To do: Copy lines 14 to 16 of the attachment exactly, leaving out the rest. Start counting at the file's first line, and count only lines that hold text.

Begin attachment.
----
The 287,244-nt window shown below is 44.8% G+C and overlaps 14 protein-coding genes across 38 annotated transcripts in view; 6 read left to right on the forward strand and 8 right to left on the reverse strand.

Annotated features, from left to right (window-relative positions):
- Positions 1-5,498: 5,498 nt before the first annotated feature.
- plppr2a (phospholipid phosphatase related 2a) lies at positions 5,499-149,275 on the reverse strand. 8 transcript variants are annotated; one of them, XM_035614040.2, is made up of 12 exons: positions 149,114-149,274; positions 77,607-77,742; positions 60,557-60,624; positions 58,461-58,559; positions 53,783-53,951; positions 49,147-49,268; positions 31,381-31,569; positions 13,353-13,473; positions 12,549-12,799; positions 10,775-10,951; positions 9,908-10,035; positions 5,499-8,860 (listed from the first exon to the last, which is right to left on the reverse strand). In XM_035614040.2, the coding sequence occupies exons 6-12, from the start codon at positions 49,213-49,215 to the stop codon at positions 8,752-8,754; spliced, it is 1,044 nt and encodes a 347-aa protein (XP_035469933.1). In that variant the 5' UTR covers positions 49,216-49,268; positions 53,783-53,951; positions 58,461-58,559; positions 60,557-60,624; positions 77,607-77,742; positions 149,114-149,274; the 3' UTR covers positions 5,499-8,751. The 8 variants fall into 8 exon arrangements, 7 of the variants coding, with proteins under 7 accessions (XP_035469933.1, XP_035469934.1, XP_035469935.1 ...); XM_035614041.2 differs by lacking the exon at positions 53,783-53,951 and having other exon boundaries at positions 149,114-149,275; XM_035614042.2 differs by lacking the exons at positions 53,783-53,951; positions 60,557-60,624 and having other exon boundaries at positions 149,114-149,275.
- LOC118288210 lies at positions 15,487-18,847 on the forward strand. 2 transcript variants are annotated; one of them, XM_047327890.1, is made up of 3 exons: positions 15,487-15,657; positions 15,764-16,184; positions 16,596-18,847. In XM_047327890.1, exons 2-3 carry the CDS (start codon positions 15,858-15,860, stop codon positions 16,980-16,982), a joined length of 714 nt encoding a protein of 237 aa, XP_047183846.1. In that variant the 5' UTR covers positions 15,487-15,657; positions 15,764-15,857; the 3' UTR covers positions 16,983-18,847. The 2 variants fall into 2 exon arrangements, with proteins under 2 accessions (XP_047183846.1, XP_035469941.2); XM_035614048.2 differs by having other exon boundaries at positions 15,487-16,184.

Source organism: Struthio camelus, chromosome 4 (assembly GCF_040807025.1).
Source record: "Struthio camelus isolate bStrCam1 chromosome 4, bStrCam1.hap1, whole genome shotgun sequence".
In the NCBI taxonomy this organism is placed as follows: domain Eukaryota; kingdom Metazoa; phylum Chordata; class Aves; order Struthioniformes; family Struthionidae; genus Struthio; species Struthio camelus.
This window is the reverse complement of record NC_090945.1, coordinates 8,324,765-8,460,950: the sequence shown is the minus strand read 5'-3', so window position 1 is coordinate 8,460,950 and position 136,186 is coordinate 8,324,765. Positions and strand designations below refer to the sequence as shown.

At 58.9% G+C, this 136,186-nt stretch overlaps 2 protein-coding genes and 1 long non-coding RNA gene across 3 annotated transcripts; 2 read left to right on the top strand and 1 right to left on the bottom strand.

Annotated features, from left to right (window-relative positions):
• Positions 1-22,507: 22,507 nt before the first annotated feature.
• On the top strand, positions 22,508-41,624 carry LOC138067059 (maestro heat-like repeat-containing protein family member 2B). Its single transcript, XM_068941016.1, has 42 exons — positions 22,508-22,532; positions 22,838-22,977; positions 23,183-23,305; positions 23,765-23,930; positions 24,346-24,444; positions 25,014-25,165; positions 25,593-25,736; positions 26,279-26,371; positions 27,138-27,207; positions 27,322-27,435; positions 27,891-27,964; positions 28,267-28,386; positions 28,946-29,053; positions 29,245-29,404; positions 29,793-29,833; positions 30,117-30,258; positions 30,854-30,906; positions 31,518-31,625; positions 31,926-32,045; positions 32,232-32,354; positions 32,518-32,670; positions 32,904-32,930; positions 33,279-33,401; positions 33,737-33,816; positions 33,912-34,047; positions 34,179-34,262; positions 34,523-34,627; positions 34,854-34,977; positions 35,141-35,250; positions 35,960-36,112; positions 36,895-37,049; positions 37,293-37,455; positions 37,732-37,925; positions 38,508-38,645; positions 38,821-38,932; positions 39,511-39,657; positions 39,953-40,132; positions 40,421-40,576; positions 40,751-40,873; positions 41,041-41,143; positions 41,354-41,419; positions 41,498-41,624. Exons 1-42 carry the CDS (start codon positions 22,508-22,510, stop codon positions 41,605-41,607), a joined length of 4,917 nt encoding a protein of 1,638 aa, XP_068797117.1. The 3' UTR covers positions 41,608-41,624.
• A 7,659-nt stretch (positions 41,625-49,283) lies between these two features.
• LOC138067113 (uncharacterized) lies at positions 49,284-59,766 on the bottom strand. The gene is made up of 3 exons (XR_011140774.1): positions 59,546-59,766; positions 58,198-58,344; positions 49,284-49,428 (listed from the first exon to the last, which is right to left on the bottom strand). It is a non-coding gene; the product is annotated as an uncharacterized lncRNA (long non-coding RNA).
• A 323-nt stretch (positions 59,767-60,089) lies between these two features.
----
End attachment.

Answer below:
• A 7,659-nt stretch (positions 41,625-49,283) lies between these two features.
• LOC138067113 (uncharacterized) lies at positions 49,284-59,766 on the bottom strand. The gene is made up of 3 exons (XR_011140774.1): positions 59,546-59,766; positions 58,198-58,344; positions 49,284-49,428 (listed from the first exon to the last, which is right to left on the bottom strand). It is a non-coding gene; the product is annotated as an uncharacterized lncRNA (long non-coding RNA).
• A 323-nt stretch (positions 59,767-60,089) lies between these two features.